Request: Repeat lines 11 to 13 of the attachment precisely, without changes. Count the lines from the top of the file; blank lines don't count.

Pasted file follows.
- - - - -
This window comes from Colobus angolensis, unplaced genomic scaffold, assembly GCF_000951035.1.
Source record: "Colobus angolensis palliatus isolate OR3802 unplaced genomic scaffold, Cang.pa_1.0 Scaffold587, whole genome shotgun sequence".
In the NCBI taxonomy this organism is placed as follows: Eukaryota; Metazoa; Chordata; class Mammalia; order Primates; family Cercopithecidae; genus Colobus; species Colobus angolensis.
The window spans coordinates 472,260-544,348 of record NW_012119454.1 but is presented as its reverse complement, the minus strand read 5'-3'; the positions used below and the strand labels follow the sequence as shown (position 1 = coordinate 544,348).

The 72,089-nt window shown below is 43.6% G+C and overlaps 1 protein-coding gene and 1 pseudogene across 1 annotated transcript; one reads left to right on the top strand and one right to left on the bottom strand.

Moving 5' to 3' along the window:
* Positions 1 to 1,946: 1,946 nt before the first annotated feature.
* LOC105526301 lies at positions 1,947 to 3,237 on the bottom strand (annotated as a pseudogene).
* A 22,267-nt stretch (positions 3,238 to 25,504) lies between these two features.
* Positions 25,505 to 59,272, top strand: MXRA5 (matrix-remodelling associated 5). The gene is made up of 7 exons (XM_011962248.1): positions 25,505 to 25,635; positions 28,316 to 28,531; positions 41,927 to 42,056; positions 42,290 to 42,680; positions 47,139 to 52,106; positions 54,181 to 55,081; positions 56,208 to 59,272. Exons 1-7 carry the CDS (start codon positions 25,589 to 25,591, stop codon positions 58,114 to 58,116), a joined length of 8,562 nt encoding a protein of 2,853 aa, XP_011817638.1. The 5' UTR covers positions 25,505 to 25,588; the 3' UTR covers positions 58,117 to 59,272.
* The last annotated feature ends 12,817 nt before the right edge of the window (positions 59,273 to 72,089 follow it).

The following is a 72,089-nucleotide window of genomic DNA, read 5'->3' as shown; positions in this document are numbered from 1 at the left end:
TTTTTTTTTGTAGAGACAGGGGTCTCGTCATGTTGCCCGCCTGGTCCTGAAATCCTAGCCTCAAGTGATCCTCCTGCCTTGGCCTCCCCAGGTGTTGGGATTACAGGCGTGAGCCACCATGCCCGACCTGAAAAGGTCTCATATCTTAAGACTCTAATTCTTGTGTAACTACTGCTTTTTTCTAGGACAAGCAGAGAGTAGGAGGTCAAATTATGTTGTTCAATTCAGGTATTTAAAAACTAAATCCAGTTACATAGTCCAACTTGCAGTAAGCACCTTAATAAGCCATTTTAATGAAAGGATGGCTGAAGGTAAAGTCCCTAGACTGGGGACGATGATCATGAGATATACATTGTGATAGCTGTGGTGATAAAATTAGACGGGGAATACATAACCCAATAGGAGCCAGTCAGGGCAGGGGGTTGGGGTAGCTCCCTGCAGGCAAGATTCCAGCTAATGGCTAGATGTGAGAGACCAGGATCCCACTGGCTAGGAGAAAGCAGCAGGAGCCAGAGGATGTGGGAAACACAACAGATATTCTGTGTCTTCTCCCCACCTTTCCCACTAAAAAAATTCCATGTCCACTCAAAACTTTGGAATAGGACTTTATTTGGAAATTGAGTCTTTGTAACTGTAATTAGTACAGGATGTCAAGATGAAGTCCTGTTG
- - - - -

* The last annotated feature ends 12,817 nt before the right edge of the window (positions 59,273 to 72,089 follow it).

The following is a 72,089-nucleotide window of genomic DNA, read 5'->3' as shown; positions in this document are numbered from 1 at the left end:
TTTTTTTTTGTAGAGACAGGGGTCTCGTCATGTTGCCCGCCTGGTCCTGAAATCCTAGCCTCAAGTGATCCTCCTGCCTTGGCCTCCCCAGGTGTTGGGATTACAGGCGTGAGCCACCATGCCCGACCTGAAAAGGTCTCATATCTTAAGACTCTAATTCTTGTGTAACTACTGCTTTTTTCTAGGACAAGCAGAGAGTAGGAGGTCAAATTATGTTGTTCAATTCAGGTATTTAAAAACTAAATCCAGTTACATAGTCCAACTTGCAGTAAGCACCTTAATAAGCCATTTTAATGAAAGGATGGCTGAAGGTAAAGTCCCTAGACTGGGGACGATGATCATGAGATATACATTGTGATAGCTGTGGTGATAAAATTAGACGGGGAATACATAACCCAATAGGAGCCAGTCAGGGCAGGGGGTTGGGGTAGCTCCCTGCAGGCAAGATTCCAGCTAATGGCTAGATGTGAGAGACCAGGATCCCACTGGCTAGGAGAAAGCAGCAGGAGCCAGAGGATGTGGGAAACACAACAGATATTCTGTGTCTTCTCCCCACCTTTCCCACTAAAAAAATTCCATGTCCACTCAAAACTTTGGAATAGGACTTTATTTGGAAATTGAGTCTTTGTAACTGTAATTAGTACAGGATGTCAAGATGAAGTCCTGTTG